Symbolism is a large part of my artwork.  The red on all of the shirts is symbolic of the devil, because that is what his touches were.  The eyes in all of my pieces are meant to mimic his, that he was always watching me.  As the projects progress I start to use more white to symbolize the purity.  since that is how I feel, that I have processed the trauma and feel purer than where I started in this journey.  An example of my representing this is in my shirt that is fully red.  All of the eyes are bright and the vocal point of attention.  Where the red loos eary and that of what I think hell is like, I would cut holes in the shirt with a knife to get the eye shape.  The tearing is to represent the violent behavior of some cases.  The last piece is to show where I am now.  That I feel kinda back together.  That I know that me being sexually abused with be with me.  That these marks will still be there, all throughout my life.  But I am mostly back together, there is love in my life, and I feel like I am okay most of the time.

These projects were hard for me to make.  But they were 100% worth it.  I was able to show my story in a way that I love.  I was able to show my pain and how I have grown throughout the years.  The last part of my project that I am going to do on my own is burn these shirts.  I am doing this because it is what I wanted to do when I told my parents about my abuse.  I wanted to get rid of all my clothes and burn them.  This is what I have wanted to do for so long to just feel free from it, that it is no longer in control of my life.  It is a part of my life, but it is not a controller of my life.

Rylee Reynolds 2022

Puzzle Piece Holes

On lonely nights
I trace the fissures,
The war-torn landscapes on myself.
Spiderweb patterns on shattered glass.
Remembering the day you broke in
And tore down the doors,
Leaving me unprotected like prey

Funnily, the scars you’ve etched
Remind me of tiny puzzle piece holes
And each of them looks just like you,
Leaving me incapable of filling them
With any other shape

One way to mend,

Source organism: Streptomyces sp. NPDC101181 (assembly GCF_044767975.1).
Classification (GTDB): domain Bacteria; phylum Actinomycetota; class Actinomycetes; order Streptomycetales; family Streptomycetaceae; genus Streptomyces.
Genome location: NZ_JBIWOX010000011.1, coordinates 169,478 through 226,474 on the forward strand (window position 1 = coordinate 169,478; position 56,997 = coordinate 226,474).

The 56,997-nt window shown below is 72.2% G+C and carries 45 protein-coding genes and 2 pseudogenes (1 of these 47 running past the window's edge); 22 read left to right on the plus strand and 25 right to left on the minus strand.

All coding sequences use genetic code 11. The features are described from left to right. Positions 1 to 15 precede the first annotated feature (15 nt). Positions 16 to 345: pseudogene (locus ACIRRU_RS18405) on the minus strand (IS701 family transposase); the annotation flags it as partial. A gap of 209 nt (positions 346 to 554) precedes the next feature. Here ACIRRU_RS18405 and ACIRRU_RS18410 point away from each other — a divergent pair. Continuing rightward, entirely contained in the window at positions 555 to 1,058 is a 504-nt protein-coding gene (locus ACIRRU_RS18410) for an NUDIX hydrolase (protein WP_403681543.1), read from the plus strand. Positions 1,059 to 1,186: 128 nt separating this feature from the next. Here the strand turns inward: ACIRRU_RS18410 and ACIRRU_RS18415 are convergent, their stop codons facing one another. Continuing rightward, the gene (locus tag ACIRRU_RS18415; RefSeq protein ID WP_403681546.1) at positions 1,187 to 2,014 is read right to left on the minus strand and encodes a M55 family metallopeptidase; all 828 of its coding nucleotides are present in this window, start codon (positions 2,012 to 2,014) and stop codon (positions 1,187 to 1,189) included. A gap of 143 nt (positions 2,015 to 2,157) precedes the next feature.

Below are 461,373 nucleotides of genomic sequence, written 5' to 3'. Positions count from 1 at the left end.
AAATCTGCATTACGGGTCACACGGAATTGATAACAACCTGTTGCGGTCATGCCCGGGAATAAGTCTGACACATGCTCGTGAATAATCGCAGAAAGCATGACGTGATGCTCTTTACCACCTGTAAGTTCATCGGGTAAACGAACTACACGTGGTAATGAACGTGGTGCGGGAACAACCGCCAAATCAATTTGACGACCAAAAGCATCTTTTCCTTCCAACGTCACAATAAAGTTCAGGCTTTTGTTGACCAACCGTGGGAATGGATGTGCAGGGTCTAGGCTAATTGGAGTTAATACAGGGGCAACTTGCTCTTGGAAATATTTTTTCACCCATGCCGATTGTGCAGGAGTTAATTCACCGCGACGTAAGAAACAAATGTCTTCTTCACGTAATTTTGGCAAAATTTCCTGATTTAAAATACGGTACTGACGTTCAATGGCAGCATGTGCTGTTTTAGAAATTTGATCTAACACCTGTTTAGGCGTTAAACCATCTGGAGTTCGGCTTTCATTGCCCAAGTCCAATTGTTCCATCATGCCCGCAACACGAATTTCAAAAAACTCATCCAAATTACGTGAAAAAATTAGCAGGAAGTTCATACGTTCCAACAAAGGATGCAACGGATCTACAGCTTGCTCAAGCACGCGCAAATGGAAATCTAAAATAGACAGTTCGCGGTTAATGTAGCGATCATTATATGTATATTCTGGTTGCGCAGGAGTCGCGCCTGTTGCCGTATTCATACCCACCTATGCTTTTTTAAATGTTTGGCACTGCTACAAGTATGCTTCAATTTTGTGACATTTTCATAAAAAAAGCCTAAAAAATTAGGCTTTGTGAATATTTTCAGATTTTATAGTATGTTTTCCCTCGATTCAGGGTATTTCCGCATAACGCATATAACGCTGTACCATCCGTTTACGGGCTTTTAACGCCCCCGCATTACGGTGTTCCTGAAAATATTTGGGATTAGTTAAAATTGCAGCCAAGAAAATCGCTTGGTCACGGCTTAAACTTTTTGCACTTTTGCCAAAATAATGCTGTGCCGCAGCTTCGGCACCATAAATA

By setting my heart in stone.
Concrete moulds to every shape it meets,
-Even puzzle piece shape –
Before turning cold and unfeeling,
Like morning frost seeping
Through the fissures of panes.

If one dared to love me for just one night,
(because you cannot love me any longer)
I would be like black coffee on their lips,
I would leave dark stains on their skin,
Like blossoming bruises.
Would make their heart race
Yet leave northing behind,
But a bitter taste
In a dried-out mouth

And I would lay their fingers
On my chest
To feel the stone plate
The shape of a puzzle piece

Author – Abra Heinrich

Puzzle Piece Holes (Annotation)

I chose “Puzzle Piece Holes” as a companion piece to a more recent, hopeful poem (“The wound like a friend”) with a similar theme to showcase my journey of healing. By placing these two poems side by side, I aim to illustrate our resilience as survivors and the possibility of healing even when our injuries remain.

“Puzzle Piece Holes” is a poem I wrote ten years ago, only months after experiencing a traumatic event. The poem captures the utter hopelessness and vulnerability I felt as I grappled with the lasting scars of my trauma. re-reading it now, it paints a vivid picture of the emotional turmoil, shattered trust, and the struggle to connect with others I experienced.

This pairing of the two poems emphasises that the goal of healing is not necessarily to return to who we were before the traumatic event. It is not possible to completely erase our injuries. however, we can still find a way to heal, grow, and thrive again, just like I did and continue to do with my own ‘puzzle piece holes’. Because in the end, I did find other shapes that fit.